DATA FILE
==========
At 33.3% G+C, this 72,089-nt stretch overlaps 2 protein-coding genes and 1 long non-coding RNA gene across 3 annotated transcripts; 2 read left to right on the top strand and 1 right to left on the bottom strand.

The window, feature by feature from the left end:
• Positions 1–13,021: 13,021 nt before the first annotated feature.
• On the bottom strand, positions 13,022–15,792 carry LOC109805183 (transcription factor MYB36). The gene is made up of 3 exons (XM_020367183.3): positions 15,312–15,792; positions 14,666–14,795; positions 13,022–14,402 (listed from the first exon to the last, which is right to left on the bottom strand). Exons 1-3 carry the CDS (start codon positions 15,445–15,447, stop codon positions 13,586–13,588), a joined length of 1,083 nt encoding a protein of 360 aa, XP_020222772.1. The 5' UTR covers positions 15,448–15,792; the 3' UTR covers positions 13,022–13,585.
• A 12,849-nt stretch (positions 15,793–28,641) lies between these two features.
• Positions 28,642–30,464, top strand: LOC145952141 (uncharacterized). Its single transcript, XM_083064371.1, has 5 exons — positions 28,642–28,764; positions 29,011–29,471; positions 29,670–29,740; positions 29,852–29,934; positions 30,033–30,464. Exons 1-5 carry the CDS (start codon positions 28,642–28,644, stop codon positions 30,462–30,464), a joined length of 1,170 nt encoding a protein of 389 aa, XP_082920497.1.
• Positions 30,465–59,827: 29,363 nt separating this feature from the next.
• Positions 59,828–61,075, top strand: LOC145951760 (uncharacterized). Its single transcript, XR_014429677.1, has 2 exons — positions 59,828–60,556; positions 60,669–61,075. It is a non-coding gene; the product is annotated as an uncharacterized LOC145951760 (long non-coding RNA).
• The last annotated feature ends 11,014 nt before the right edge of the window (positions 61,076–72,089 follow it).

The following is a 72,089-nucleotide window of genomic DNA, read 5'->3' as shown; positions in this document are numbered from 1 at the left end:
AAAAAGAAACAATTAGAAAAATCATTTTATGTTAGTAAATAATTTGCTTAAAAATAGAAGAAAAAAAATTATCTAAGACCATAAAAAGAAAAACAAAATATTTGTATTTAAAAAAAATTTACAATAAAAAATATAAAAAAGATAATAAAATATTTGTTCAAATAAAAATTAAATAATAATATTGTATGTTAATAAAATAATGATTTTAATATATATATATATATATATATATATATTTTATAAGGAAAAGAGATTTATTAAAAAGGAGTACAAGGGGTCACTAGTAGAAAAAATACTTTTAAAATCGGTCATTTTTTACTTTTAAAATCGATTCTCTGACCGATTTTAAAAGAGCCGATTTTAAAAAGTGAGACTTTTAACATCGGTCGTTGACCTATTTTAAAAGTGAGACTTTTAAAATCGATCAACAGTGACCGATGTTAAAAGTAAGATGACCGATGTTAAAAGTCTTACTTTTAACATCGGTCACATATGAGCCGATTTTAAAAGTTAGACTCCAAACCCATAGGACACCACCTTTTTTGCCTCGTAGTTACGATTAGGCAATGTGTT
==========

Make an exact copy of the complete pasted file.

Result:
At 33.3% G+C, this 72,089-nt stretch overlaps 2 protein-coding genes and 1 long non-coding RNA gene across 3 annotated transcripts; 2 read left to right on the top strand and 1 right to left on the bottom strand.

The window, feature by feature from the left end:
• Positions 1–13,021: 13,021 nt before the first annotated feature.
• On the bottom strand, positions 13,022–15,792 carry LOC109805183 (transcription factor MYB36). The gene is made up of 3 exons (XM_020367183.3): positions 15,312–15,792; positions 14,666–14,795; positions 13,022–14,402 (listed from the first exon to the last, which is right to left on the bottom strand). Exons 1-3 carry the CDS (start codon positions 15,445–15,447, stop codon positions 13,586–13,588), a joined length of 1,083 nt encoding a protein of 360 aa, XP_020222772.1. The 5' UTR covers positions 15,448–15,792; the 3' UTR covers positions 13,022–13,585.
• A 12,849-nt stretch (positions 15,793–28,641) lies between these two features.
• Positions 28,642–30,464, top strand: LOC145952141 (uncharacterized). Its single transcript, XM_083064371.1, has 5 exons — positions 28,642–28,764; positions 29,011–29,471; positions 29,670–29,740; positions 29,852–29,934; positions 30,033–30,464. Exons 1-5 carry the CDS (start codon positions 28,642–28,644, stop codon positions 30,462–30,464), a joined length of 1,170 nt encoding a protein of 389 aa, XP_082920497.1.
• Positions 30,465–59,827: 29,363 nt separating this feature from the next.
• Positions 59,828–61,075, top strand: LOC145951760 (uncharacterized). Its single transcript, XR_014429677.1, has 2 exons — positions 59,828–60,556; positions 60,669–61,075. It is a non-coding gene; the product is annotated as an uncharacterized LOC145951760 (long non-coding RNA).
• The last annotated feature ends 11,014 nt before the right edge of the window (positions 61,076–72,089 follow it).

The following is a 72,089-nucleotide window of genomic DNA, read 5'->3' as shown; positions in this document are numbered from 1 at the left end:
AAAAAGAAACAATTAGAAAAATCATTTTATGTTAGTAAATAATTTGCTTAAAAATAGAAGAAAAAAAATTATCTAAGACCATAAAAAGAAAAACAAAATATTTGTATTTAAAAAAAATTTACAATAAAAAATATAAAAAAGATAATAAAATATTTGTTCAAATAAAAATTAAATAATAATATTGTATGTTAATAAAATAATGATTTTAATATATATATATATATATATATATATATTTTATAAGGAAAAGAGATTTATTAAAAAGGAGTACAAGGGGTCACTAGTAGAAAAAATACTTTTAAAATCGGTCATTTTTTACTTTTAAAATCGATTCTCTGACCGATTTTAAAAGAGCCGATTTTAAAAAGTGAGACTTTTAACATCGGTCGTTGACCTATTTTAAAAGTGAGACTTTTAAAATCGATCAACAGTGACCGATGTTAAAAGTAAGATGACCGATGTTAAAAGTCTTACTTTTAACATCGGTCACATATGAGCCGATTTTAAAAGTTAGACTCCAAACCCATAGGACACCACCTTTTTTGCCTCGTAGTTACGATTAGGCAATGTGTT